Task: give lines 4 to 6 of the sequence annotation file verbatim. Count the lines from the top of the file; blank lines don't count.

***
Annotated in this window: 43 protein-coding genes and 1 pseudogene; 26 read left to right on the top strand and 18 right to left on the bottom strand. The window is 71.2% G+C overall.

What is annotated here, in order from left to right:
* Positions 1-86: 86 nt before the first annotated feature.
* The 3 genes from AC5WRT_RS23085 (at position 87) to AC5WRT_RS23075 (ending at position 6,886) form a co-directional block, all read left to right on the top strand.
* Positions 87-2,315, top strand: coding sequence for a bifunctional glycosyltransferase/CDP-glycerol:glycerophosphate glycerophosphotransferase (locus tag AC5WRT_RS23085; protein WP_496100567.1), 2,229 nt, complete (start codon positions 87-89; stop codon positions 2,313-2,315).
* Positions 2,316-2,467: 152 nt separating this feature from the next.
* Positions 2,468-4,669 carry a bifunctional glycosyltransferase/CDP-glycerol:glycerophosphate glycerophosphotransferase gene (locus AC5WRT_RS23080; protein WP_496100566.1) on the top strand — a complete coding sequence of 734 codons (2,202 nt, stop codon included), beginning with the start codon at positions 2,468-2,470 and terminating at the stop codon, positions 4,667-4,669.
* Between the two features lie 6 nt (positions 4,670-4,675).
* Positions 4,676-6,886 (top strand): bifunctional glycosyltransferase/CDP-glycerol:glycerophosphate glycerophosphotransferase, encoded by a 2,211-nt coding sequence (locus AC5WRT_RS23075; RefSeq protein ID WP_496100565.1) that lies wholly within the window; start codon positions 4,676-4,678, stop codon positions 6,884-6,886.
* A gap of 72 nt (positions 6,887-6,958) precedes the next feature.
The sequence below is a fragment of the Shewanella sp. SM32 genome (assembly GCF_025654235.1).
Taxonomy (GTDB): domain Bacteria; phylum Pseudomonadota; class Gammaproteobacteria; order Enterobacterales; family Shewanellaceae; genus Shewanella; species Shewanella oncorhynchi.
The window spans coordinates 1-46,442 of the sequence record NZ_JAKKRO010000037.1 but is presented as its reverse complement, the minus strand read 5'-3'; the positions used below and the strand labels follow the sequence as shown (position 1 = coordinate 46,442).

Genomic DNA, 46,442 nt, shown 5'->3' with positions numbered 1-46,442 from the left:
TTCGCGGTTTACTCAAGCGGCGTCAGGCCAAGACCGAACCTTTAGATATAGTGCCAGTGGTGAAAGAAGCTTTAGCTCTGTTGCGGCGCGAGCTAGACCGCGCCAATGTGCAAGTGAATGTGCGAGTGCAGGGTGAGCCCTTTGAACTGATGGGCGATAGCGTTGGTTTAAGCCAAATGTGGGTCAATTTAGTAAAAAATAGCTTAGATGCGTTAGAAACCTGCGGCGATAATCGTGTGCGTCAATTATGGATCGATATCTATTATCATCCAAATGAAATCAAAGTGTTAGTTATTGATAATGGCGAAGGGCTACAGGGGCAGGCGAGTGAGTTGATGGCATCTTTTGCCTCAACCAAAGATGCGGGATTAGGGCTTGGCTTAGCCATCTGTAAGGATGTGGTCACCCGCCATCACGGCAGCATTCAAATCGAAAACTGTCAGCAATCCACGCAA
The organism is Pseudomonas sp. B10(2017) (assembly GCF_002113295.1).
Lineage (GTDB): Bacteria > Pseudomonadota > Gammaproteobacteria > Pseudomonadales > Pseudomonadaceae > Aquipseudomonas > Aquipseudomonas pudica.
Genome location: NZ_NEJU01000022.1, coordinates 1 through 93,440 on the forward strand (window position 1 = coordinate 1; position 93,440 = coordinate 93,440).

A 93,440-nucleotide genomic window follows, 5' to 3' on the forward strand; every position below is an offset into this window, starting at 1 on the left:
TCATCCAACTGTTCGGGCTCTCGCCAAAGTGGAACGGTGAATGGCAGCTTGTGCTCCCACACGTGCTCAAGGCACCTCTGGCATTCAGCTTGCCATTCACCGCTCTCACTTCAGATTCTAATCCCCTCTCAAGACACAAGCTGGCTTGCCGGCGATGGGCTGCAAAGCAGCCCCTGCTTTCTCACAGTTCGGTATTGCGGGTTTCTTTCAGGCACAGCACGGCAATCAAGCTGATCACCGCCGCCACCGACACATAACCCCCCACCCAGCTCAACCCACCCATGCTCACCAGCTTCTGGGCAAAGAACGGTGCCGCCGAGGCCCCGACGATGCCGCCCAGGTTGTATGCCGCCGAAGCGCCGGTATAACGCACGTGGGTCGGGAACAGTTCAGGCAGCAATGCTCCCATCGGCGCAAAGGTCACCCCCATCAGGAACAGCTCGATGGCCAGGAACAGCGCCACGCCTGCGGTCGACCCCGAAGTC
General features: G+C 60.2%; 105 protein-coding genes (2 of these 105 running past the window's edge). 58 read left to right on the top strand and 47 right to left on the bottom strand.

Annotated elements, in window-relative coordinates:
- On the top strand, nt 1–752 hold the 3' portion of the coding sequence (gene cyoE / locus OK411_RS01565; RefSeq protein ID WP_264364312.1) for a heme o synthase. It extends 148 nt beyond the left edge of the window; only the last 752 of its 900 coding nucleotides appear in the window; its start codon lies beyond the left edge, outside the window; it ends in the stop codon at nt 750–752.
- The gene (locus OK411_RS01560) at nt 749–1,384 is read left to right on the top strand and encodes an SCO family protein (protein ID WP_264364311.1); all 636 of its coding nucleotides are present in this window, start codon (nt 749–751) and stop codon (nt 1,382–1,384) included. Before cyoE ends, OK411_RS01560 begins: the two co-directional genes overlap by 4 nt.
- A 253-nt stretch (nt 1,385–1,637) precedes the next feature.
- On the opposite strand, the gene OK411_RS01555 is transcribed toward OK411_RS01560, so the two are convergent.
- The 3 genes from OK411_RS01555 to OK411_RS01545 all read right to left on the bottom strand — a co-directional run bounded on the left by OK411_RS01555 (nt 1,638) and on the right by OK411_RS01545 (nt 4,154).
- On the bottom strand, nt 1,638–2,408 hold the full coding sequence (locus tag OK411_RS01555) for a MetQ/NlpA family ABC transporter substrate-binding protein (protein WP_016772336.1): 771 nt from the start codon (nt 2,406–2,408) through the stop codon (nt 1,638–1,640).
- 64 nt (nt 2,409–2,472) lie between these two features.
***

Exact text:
* The 3 genes from AC5WRT_RS23085 (at position 87) to AC5WRT_RS23075 (ending at position 6,886) form a co-directional block, all read left to right on the top strand.
* Positions 87-2,315, top strand: coding sequence for a bifunctional glycosyltransferase/CDP-glycerol:glycerophosphate glycerophosphotransferase (locus tag AC5WRT_RS23085; protein WP_496100567.1), 2,229 nt, complete (start codon positions 87-89; stop codon positions 2,313-2,315).
* Positions 2,316-2,467: 152 nt separating this feature from the next.